"I saw it," a smiling Holland said. "You got to do what you got to do to break it up. I understand."
That electronic gamesmanship immediately worked, as Francisco Lindor doubled to left-center opening the frame. It was the only hit allowed by the White Sox starter over six innings and 101 pitches during Chicago's 2-1 victory.
But this performance became more than just another regular-season start for Holland. He dedicated the game to his maternal grandmother, Pat Henderson, who passed away during this past Spring Training. The last time she got to watch her grandson pitch was in Cleveland, and Holland wrote "Granny" behind the mound before he threw his first pitch.
It's something he will do with every start, for a woman who was "like a mom to me, too," according to Holland. The Newark, Ohio, native came home to Cleveland and almost made history.
"Every inning I had fans yelling at me, from the fourth on, telling me, 'Hey, you got a no-hitter,'" said Holland, whose dad and his dad's side of the family was in attendance. "I wanted to be like, 'Thanks, Captain Obvious. I kind of know that.' The guys started disappearing and they wouldn't talk to me anymore."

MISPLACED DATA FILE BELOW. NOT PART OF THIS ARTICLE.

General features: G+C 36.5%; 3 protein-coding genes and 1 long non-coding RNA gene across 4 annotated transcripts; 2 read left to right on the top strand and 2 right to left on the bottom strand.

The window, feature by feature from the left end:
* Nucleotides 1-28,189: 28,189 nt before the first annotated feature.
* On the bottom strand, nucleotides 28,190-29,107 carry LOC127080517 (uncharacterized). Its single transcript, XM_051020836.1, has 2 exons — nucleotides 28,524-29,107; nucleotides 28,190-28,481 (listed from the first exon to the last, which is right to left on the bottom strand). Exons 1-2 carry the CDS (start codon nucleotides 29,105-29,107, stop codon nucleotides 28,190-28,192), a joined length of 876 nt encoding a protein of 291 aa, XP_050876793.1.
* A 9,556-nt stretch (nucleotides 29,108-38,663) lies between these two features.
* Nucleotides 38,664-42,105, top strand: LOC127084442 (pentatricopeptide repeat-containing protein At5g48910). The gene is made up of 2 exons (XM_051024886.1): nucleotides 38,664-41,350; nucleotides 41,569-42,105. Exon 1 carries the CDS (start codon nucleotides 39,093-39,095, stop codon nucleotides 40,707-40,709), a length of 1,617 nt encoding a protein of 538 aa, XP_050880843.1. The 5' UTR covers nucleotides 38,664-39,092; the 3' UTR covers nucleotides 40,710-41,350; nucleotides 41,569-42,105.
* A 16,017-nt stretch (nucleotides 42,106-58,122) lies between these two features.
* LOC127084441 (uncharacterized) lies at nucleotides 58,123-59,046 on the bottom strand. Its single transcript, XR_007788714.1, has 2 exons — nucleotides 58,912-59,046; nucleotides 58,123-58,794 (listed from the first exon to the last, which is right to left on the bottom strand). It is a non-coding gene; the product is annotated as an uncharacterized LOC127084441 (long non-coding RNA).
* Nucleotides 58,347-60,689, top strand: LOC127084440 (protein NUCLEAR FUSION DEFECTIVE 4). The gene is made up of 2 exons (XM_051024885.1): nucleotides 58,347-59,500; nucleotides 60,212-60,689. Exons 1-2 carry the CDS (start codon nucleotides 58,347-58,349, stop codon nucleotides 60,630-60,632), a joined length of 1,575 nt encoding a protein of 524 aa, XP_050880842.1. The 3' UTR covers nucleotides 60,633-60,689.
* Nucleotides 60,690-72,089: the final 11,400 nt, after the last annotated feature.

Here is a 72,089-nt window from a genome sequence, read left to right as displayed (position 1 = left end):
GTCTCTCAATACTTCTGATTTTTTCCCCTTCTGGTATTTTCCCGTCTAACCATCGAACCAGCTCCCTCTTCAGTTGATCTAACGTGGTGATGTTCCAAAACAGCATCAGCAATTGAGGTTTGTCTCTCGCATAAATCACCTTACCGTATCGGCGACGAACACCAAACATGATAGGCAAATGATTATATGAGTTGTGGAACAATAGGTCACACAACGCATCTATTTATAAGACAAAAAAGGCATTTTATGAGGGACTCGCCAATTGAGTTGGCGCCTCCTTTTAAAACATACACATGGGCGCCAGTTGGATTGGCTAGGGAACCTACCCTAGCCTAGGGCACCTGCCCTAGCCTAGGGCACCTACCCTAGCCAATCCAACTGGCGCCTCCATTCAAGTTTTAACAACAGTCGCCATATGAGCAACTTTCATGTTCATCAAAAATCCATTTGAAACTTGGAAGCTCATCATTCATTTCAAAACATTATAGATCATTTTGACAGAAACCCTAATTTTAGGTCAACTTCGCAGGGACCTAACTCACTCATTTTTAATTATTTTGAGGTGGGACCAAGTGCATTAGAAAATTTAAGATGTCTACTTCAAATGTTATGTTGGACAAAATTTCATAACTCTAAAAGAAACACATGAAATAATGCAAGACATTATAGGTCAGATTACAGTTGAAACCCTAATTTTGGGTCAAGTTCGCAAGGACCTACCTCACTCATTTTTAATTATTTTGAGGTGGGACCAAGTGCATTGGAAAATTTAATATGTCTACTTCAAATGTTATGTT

Holland was effectively wild, walking four and striking out four. He praised the White Sox defense for working well behind him, but it was the southpaw who made his second straight effective start with the South Siders. He lowered his ERA to 1.02 over five career starts at Progressive Field, the lowest ERA of any visiting pitcher with at least 30 innings pitched in the ballpark's history.
"We made some pitches when we needed to," said Holland, who pitched out of a two-on, nobody-out jam in the second and stranded two in the sixth.
"He's had some walks, but he continues to try to pound the zone, and he's been able to keep them off-balance," White Sox manager Rick Renteria said. "His secondary pitches have been very good. He has been spotting his fastball very well."
In that second-inning jam, with runners on first and second, Holland struck out Brandon Guyer looking with a sinker and did the same with Yandy Diaz on a four-seam fastball. He retired Guyer with two on and two out in the sixth on a 3-1 popup to first baseman Jose Abreu.
"Early in the game, he established his fastball," Cleveland manager Terry Francona said. "And then after that, he just started throwing like back-foot breaking ball, changeup. It seemed like he put the fastball in our heads, and then he went to his offspeed and was really good."